09 Nov Young innovator aims high after IDC small business boost
There is a popular saying in the world of business and entrepreneurship, that overnight success takes ten years. One small business owner who can attest to this is none other than Paseka Lesolang, the 29 year old innovator and founder of Wagienience, a techno company that has created a unique water-leak solution for South Africa’s industrial and domestic markets. In 2007, Paseka was inside his grandparents’ house in Ga-Rankuwa township, when he discovered a water leak in the toilet system.
Intrigued by the deficiency that caused the leak, the curious teenager investigated a permanent solution to this problem and went as far as calling manufacturers of toilet components to offer his solution to the leaking problem. A few months later, Paseka patented his invention and the growing interest around it finally spurred him to start the business. Eleven years later, Wagienience has created four direct jobs and twenty indirect jobs and has been approved for funding by the Industrial Development Corporation to increase its production and operational costs. Wagienience is a water hygiene business that has established itself as a manufacturing entity of water preservation technology.
Lesolang started the IDC funding application in 2013, and after due process, his application was approved the following year. Yet in the following year, he won a cash prize from a small business competition, which was utilised for manufacturing a big production of the WHC leak-less valve units. With these two funding injections in successive years, the business’ barren run of six years came to an end and Lesolang’s vision received a much needed boost. “According to our projections, the funding from IDC will help us create 70 jobs and we will be able to help the country save thousands of litres of water,” Lesolang said. Throughout the six years, the company struggled with lack of finance to fund production and commercialisation of their WHC leak-less valve invention, as well as administrative and marketing costs.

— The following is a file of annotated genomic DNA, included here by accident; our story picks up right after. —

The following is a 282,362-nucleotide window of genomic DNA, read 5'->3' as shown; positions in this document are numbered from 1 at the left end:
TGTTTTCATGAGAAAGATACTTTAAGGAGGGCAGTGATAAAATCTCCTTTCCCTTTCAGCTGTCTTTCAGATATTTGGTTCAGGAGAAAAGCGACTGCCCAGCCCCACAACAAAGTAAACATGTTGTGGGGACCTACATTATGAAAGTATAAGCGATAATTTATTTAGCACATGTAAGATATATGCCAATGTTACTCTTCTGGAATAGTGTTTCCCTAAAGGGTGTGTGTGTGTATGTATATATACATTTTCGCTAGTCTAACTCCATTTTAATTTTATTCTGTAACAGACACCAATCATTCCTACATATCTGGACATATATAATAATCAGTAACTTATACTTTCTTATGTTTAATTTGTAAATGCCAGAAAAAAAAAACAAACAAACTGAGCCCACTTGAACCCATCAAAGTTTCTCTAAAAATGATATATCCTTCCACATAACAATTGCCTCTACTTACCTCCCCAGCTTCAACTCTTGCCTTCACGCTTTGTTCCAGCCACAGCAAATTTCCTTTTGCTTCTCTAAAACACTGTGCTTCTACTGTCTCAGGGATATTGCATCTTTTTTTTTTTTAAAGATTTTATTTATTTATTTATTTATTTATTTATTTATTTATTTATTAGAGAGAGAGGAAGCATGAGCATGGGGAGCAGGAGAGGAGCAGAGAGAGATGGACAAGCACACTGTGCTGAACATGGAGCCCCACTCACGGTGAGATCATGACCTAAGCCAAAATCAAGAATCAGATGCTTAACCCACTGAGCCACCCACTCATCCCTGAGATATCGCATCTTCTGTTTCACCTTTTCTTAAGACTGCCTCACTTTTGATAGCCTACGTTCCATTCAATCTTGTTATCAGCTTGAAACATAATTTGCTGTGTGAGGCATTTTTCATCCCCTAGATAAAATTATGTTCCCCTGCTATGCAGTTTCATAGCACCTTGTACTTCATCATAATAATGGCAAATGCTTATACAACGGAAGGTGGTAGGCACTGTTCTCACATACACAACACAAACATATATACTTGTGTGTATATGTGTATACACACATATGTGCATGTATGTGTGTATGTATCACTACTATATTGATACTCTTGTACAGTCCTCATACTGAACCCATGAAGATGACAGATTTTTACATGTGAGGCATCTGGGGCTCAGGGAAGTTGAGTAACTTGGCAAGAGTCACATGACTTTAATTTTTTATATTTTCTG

The company is now in negotiations with 90 municipalities across the country, who could pledge to buy the water-leak prevention technology. Lesolang said they are selling their products directly to customers for domestic use, and to corporate sector and industry clients. “The IDC funding will also help us roll out a big marketing campaign so that we can increase our penetration in the market,” Lesolang said. South Africa is a water scarce country and studies have shown that millions of litres of unused fresh water are lost due to massive leaks in water infrastructure. Most municipalities want to solve this problem in accordance with national government’s call for the country to save water.
Lesolang’s water-leak prevention technology has earned him local and international recognition. His invention won an award for the most innovative product in the environment category on the whole African continent, at the Make-A-Fair business competition held in Kenya, in 2012. And after this win, his product was featured on global news networks, CNN International and BBC. Furthermore, the award also earned Lesolang an invitation to the U.S, where he competed with 50 other young innovators from around the world in the High Impact Entrepreneurs international competition. He was selected with 24 other winners and as a reward, was enrolled for an MBA crash course at the University of Colorado in America. Another accolade his innovation won was the SAB Social Innovation of the Year award, which was handed to him by President Cyril Ramaphosa.
However it was after Lesolang was voted the JCI 2012 Creative Young Entrepreneur, that he applied for funding from the IDC. When the IDC application was successful, his business was evaluated to be worth R1 million. “The IDC believed in my business model, and now we are waiting for our contracts with municipalities and the private sector to be signed for business,” Lesolang said. IDC’s Divisional Executive for Corporate Affairs, Ms. Zama Luthuli, said the corporation’s performance is strong in providing funding to black industrialists, “We are implementing our proactive industrial development strategy, which focuses on developing priority industries and initiatives in order to increase our impact,” Luthuli added.
Lesolang said with the IDC funding injection, the business will be able to recruit employees with specialised skills to add to the current four employees. “With working capital in place, we will be able to go far as a business. The IDC funding can enable us to achieve R80 million annual turnover once we are fully operational,” he said. Lesolang said his vision is to see Wagienience grow to have different departments of offerings within itself, aim for a R10 billion annual turnover and get listed on the stock exchange, as well as establish a strong Corporate Social Investment to help other noble community initiatives.